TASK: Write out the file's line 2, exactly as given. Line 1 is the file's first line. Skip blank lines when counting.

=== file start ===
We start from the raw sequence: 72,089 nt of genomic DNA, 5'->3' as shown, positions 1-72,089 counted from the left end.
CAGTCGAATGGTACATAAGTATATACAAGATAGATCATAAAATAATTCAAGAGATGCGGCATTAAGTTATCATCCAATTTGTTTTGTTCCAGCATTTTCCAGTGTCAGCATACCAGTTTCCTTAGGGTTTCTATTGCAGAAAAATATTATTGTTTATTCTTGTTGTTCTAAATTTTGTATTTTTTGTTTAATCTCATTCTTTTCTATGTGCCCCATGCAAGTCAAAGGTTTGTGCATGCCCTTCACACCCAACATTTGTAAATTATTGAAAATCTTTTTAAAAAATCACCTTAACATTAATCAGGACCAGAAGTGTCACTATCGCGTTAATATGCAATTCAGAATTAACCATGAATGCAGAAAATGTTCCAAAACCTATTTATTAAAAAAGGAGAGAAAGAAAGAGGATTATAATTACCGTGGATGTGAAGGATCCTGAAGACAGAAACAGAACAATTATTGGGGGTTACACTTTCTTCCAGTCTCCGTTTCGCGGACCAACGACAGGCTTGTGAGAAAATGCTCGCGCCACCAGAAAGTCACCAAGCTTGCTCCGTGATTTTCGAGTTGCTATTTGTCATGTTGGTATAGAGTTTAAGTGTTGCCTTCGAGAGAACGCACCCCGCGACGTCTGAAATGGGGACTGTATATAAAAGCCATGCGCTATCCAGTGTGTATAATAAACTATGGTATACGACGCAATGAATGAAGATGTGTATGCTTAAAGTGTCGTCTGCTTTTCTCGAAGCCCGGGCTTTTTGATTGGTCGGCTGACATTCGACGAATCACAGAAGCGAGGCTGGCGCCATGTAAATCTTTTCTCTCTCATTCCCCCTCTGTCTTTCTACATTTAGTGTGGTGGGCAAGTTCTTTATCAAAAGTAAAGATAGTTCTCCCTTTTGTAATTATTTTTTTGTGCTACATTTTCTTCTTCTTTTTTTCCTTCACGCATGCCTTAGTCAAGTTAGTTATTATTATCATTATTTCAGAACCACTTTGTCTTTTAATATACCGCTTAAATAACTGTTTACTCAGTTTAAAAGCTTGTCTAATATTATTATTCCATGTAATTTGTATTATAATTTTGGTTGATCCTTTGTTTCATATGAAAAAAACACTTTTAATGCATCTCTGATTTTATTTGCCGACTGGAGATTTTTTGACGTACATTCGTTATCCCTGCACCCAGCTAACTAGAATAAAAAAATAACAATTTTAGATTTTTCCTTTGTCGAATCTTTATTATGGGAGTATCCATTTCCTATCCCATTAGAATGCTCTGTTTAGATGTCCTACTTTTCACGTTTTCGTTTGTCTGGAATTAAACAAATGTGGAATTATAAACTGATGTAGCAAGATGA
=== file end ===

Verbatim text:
CAGTCGAATGGTACATAAGTATATACAAGATAGATCATAAAATAATTCAAGAGATGCGGCATTAAGTTATCATCCAATTTGTTTTGTTCCAGCATTTTCCAGTGTCAGCATACCAGTTTCCTTAGGGTTTCTATTGCAGAAAAATATTATTGTTTATTCTTGTTGTTCTAAATTTTGTATTTTTTGTTTAATCTCATTCTTTTCTATGTGCCCCATGCAAGTCAAAGGTTTGTGCATGCCCTTCACACCCAACATTTGTAAATTATTGAAAATCTTTTTAAAAAATCACCTTAACATTAATCAGGACCAGAAGTGTCACTATCGCGTTAATATGCAATTCAGAATTAACCATGAATGCAGAAAATGTTCCAAAACCTATTTATTAAAAAAGGAGAGAAAGAAAGAGGATTATAATTACCGTGGATGTGAAGGATCCTGAAGACAGAAACAGAACAATTATTGGGGGTTACACTTTCTTCCAGTCTCCGTTTCGCGGACCAACGACAGGCTTGTGAGAAAATGCTCGCGCCACCAGAAAGTCACCAAGCTTGCTCCGTGATTTTCGAGTTGCTATTTGTCATGTTGGTATAGAGTTTAAGTGTTGCCTTCGAGAGAACGCACCCCGCGACGTCTGAAATGGGGACTGTATATAAAAGCCATGCGCTATCCAGTGTGTATAATAAACTATGGTATACGACGCAATGAATGAAGATGTGTATGCTTAAAGTGTCGTCTGCTTTTCTCGAAGCCCGGGCTTTTTGATTGGTCGGCTGACATTCGACGAATCACAGAAGCGAGGCTGGCGCCATGTAAATCTTTTCTCTCTCATTCCCCCTCTGTCTTTCTACATTTAGTGTGGTGGGCAAGTTCTTTATCAAAAGTAAAGATAGTTCTCCCTTTTGTAATTATTTTTTTGTGCTACATTTTCTTCTTCTTTTTTTCCTTCACGCATGCCTTAGTCAAGTTAGTTATTATTATCATTATTTCAGAACCACTTTGTCTTTTAATATACCGCTTAAATAACTGTTTACTCAGTTTAAAAGCTTGTCTAATATTATTATTCCATGTAATTTGTATTATAATTTTGGTTGATCCTTTGTTTCATATGAAAAAAACACTTTTAATGCATCTCTGATTTTATTTGCCGACTGGAGATTTTTTGACGTACATTCGTTATCCCTGCACCCAGCTAACTAGAATAAAAAAATAACAATTTTAGATTTTTCCTTTGTCGAATCTTTATTATGGGAGTATCCATTTCCTATCCCATTAGAATGCTCTGTTTAGATGTCCTACTTTTCACGTTTTCGTTTGTCTGGAATTAAACAAATGTGGAATTATAAACTGATGTAGCAAGATGA